House Speaker Dennis Hastert urged new restrictions on gifts from lobbyists Tuesday, responding to a scandal that already has claimed two Republican leaders and raised GOP fears about this year’s elections.
Hastert, confronting a political crisis spawned by the Jack Abramoff scandal, promoted legislation that would end the practices of lobbyists footing the bill for lunches or arranging lavish “fact-finding” trips for members of Congress to warm-weather resorts.
Lawmakers-turned-lobbyists would be banned from the House gym and from access to the House floor, where they have been known to make deals in hopes of changing votes.
House Rules Committee Chairman David Dreier, R-Calif., who is spearheading the lobbying overhaul effort for Hastert, said the goal was to pass legislation by the end of February. He said it would include the forfeiture of congressional pensions for members convicted of a felony related to official duties.
“The problems we have been reading about stem from violation of existing rules,” Hastert, R-Ill., said in apparent reference to Abramoff, who sought to influence lawmakers through donations, meals at his high-priced restaurant, golfing trips and skybox seats. Abramoff has pleaded guilty to corruption-related charges and is cooperating with prosecutors.
New ethics proposal from Democrats
Democrats, who are unveiling their own lobbying ethics package on Wednesday, chided Republicans for addressing the issue only after the Abramoff controversy helped bring down two senior Republicans and cast a shadow on next fall’s elections.
Former Majority Leader Tom DeLay, R-Texas, who had stepped down from his post after being indicted on campaign finance charges in Texas, decided against trying to regain his job after the guilty plea of Abramoff, with whom he had long had ties. And Rep. Bob Ney, R-Ohio, another recipient of benefits from Abramoff’s clients, has temporarily given up his chairmanship of the House Administration Committee.
House Democratic leader Nancy Pelosi said that “for more than a decade, Speaker Hastert and House Republicans have benefited from their systemic culture of corruption at the expense of the American people. Today, the Republicans’ so-called lobbying reform proposal sticks a Band-Aid on a gaping wound.”
Senate Democratic leader Harry Reid of Nevada and Democratic Whip Richard Durbin of Illinois have told their staffs that they may no longer accept gifts, meals or travel from lobbyists.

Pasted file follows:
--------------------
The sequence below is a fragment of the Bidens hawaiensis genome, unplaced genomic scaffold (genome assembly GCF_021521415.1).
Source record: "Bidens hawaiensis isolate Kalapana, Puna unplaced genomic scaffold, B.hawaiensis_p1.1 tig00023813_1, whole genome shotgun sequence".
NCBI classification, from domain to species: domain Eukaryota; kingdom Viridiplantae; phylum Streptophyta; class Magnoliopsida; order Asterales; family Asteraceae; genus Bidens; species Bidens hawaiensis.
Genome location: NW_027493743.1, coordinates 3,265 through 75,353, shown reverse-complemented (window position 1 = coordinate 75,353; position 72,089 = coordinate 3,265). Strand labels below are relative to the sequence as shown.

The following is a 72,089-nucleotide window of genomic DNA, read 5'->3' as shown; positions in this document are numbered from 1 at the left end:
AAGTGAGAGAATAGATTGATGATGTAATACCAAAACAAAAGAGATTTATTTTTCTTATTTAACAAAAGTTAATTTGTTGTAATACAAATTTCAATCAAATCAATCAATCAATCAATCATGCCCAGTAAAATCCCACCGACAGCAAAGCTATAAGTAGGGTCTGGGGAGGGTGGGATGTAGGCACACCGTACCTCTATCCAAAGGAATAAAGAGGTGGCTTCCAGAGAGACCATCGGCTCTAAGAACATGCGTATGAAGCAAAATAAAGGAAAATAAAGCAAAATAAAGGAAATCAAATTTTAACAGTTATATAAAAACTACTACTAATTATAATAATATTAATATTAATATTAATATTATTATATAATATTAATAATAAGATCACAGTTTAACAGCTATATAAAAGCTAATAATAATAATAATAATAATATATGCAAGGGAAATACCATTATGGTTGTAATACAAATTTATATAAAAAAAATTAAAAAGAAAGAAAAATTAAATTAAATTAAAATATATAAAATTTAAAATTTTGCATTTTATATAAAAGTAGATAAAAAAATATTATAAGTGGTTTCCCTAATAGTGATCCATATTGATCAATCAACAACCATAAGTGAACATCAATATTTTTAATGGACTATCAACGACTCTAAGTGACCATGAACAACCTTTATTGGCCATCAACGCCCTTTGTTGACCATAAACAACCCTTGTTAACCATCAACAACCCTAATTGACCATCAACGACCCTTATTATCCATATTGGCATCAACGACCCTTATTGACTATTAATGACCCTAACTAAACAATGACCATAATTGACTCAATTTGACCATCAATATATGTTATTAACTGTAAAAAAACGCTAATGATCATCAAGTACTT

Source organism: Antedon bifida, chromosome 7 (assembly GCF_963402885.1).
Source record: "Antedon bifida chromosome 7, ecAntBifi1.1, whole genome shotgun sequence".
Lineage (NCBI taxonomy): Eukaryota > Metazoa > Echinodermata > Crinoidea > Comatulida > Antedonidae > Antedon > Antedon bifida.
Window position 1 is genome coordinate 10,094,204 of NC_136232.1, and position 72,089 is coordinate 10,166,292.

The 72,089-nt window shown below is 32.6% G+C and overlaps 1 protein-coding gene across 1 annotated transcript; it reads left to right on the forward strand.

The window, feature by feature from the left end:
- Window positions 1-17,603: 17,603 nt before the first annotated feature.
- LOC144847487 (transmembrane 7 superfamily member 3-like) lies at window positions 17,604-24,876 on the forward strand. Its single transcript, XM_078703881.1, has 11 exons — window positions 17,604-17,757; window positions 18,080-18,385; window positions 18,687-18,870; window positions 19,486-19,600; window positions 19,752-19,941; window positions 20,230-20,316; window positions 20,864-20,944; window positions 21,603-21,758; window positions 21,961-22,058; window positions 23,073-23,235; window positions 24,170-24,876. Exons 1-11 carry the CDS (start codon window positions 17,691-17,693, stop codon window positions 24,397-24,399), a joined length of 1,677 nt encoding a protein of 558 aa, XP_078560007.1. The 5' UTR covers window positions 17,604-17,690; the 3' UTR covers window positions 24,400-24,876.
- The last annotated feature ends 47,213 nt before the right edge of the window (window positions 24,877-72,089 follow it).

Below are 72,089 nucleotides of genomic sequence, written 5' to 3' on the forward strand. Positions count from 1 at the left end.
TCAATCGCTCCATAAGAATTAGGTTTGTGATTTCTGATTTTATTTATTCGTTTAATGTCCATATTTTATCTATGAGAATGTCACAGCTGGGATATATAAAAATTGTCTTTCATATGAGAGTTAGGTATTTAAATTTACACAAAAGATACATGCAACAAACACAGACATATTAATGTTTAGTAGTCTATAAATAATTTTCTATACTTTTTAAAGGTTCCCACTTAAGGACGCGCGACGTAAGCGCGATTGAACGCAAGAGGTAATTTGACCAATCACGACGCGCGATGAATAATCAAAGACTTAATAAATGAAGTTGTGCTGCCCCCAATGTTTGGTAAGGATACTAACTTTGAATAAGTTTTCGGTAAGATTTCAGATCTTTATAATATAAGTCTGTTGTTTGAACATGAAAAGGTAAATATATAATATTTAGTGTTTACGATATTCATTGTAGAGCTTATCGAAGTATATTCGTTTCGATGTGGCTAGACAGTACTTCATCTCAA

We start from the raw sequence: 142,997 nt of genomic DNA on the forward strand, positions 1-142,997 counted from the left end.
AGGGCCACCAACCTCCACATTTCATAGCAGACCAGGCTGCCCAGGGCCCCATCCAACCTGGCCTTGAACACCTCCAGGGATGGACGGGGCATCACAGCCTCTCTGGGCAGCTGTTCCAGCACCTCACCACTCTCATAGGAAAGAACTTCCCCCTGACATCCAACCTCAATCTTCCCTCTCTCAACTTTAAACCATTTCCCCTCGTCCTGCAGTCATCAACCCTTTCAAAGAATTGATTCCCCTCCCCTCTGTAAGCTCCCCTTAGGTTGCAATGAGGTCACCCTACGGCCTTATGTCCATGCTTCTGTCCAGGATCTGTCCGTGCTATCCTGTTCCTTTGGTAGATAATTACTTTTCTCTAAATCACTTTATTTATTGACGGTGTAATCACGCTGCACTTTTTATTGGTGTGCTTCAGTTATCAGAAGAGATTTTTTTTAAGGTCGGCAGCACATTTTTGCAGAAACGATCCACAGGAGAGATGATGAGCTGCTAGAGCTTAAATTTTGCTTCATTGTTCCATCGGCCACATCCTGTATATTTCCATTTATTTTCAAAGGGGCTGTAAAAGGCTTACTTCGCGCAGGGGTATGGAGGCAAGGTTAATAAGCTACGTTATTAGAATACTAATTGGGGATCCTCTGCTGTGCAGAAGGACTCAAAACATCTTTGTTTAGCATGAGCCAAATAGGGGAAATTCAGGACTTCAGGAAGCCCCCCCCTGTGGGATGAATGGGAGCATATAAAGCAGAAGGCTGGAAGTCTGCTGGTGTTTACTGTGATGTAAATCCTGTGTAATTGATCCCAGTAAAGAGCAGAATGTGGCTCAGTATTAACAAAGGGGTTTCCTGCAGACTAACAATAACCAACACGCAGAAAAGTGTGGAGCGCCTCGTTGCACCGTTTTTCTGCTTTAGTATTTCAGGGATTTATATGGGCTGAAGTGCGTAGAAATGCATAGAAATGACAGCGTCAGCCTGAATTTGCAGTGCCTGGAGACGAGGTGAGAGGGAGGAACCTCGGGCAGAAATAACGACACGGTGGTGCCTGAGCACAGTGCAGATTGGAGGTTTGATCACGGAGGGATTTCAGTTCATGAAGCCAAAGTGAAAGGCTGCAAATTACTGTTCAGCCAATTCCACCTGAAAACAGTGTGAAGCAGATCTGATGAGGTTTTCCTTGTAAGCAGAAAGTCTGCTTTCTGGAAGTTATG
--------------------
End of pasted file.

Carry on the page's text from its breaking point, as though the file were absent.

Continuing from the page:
Within minutes of Hastert’s news conference, Republican senators met with reporters to announce Senate plans for quick action on lobbying reform.
Sen. John McCain, R-Ariz., often at odds with his own party in pressing for reforms in how lawmakers get elected and conduct business, was joined by Sen. Rick Santorum, R-Pa., a member of the GOP leadership deputized by Majority Leader Bill Frist, R-Tenn., to work with McCain on the issue.
More details about lobbyist actions
McCain, who introduced legislation several months ago, said he would work with Democrats, including Sen. Joe Lieberman of Connecticut and McCain’s partner on the campaign finance act, Russ Feingold of Wisconsin. His bill would also restrict gifts and travel arranged by lobbyists, extend the time period between when a lawmaker leaves Congress and can accept a job as a lobbyist, and require more detailed disclosure of lobbying activities.
McCain said he also wanted to do something about “earmarks,” special projects sought by individual members, often with the encouragement of lobbyists, that are inserted in larger pieces of legislation.
Many of these earmarks, “if not criminal, certainly are obscene,” McCain said with a reference to former Rep. Duke Cunningham, R-Calif., who recently pleaded guilty to accepting bribes from defense contractors.
Hastert, at his news conference, shrugged off criticisms that he had put off action on lobbying reform and was only responding when his own party faced a crisis.
“A year ago most people around Congress couldn’t tell you who Jack Abramoff was,” he said.
Hastert also said that, after an hour-and-a-half conference call with House Republicans on Tuesday, he did not have unanimity on changes to lobbying rules, in particular the proposal to ban all privately funded travel.
Avoiding the root of the problem?
Rep. John Shadegg, R-Ariz., who is running to succeed DeLay as majority leader, put out a statement that “many trips are truly educational, and I believe a complete ban on all private travel would be an overreaction that doesn’t get to the root of the problem.”
Under current rules, approved interest groups and think tanks can finance travel for speeches, meetings and fact-finding missions. Lobbyists are already banned from paying for such trips.
Members of Congress also can accept only those gifts valued at under $50, with a ceiling of $100 from any one individual in a year.
Hastert and Dreier said their gift ban would be “significantly stronger” but would not prevent members from accepting a baseball hat or a T-shirt from visiting middle-school students.